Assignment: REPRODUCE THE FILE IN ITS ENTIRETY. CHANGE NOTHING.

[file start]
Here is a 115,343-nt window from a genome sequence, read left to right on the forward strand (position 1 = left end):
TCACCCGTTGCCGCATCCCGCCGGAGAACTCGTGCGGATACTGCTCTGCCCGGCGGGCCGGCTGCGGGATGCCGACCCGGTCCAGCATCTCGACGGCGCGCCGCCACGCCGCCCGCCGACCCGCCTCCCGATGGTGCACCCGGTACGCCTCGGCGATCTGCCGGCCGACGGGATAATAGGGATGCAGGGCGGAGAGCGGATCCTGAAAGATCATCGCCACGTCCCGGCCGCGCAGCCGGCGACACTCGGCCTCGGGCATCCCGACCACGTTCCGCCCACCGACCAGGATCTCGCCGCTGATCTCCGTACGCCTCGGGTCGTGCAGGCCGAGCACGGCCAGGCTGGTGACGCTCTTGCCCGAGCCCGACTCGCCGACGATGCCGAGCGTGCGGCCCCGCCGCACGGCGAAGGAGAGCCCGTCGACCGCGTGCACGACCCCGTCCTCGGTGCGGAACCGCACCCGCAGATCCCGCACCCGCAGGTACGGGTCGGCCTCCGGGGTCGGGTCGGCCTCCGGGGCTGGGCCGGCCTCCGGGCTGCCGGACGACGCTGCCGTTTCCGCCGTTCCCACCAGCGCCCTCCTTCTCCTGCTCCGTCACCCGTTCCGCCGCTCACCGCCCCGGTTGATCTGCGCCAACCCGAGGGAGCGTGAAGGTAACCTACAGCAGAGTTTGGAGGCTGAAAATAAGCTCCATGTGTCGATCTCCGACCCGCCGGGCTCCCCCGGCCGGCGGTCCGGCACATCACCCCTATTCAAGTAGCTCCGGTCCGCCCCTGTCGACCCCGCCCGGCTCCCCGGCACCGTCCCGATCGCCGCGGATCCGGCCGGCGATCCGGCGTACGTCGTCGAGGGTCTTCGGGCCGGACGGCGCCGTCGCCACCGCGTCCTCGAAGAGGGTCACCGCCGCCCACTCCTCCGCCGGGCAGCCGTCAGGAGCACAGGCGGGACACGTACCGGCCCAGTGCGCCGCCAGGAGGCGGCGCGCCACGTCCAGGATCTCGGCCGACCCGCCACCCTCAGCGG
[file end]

Here is a 115,343-nt window from a genome sequence, read left to right on the forward strand (position 1 = left end):
TCACCCGTTGCCGCATCCCGCCGGAGAACTCGTGCGGATACTGCTCTGCCCGGCGGGCCGGCTGCGGGATGCCGACCCGGTCCAGCATCTCGACGGCGCGCCGCCACGCCGCCCGCCGACCCGCCTCCCGATGGTGCACCCGGTACGCCTCGGCGATCTGCCGGCCGACGGGATAATAGGGATGCAGGGCGGAGAGCGGATCCTGAAAGATCATCGCCACGTCCCGGCCGCGCAGCCGGCGACACTCGGCCTCGGGCATCCCGACCACGTTCCGCCCACCGACCAGGATCTCGCCGCTGATCTCCGTACGCCTCGGGTCGTGCAGGCCGAGCACGGCCAGGCTGGTGACGCTCTTGCCCGAGCCCGACTCGCCGACGATGCCGAGCGTGCGGCCCCGCCGCACGGCGAAGGAGAGCCCGTCGACCGCGTGCACGACCCCGTCCTCGGTGCGGAACCGCACCCGCAGATCCCGCACCCGCAGGTACGGGTCGGCCTCCGGGGTCGGGTCGGCCTCCGGGGCTGGGCCGGCCTCCGGGCTGCCGGACGACGCTGCCGTTTCCGCCGTTCCCACCAGCGCCCTCCTTCTCCTGCTCCGTCACCCGTTCCGCCGCTCACCGCCCCGGTTGATCTGCGCCAACCCGAGGGAGCGTGAAGGTAACCTACAGCAGAGTTTGGAGGCTGAAAATAAGCTCCATGTGTCGATCTCCGACCCGCCGGGCTCCCCCGGCCGGCGGTCCGGCACATCACCCCTATTCAAGTAGCTCCGGTCCGCCCCTGTCGACCCCGCCCGGCTCCCCGGCACCGTCCCGATCGCCGCGGATCCGGCCGGCGATCCGGCGTACGTCGTCGAGGGTCTTCGGGCCGGACGGCGCCGTCGCCACCGCGTCCTCGAAGAGGGTCACCGCCGCCCACTCCTCCGCCGGGCAGCCGTCAGGAGCACAGGCGGGACACGTACCGGCCCAGTGCGCCGCCAGGAGGCGGCGCGCCACGTCCAGGATCTCGGCCGACCCGCCACCCTCAGCGG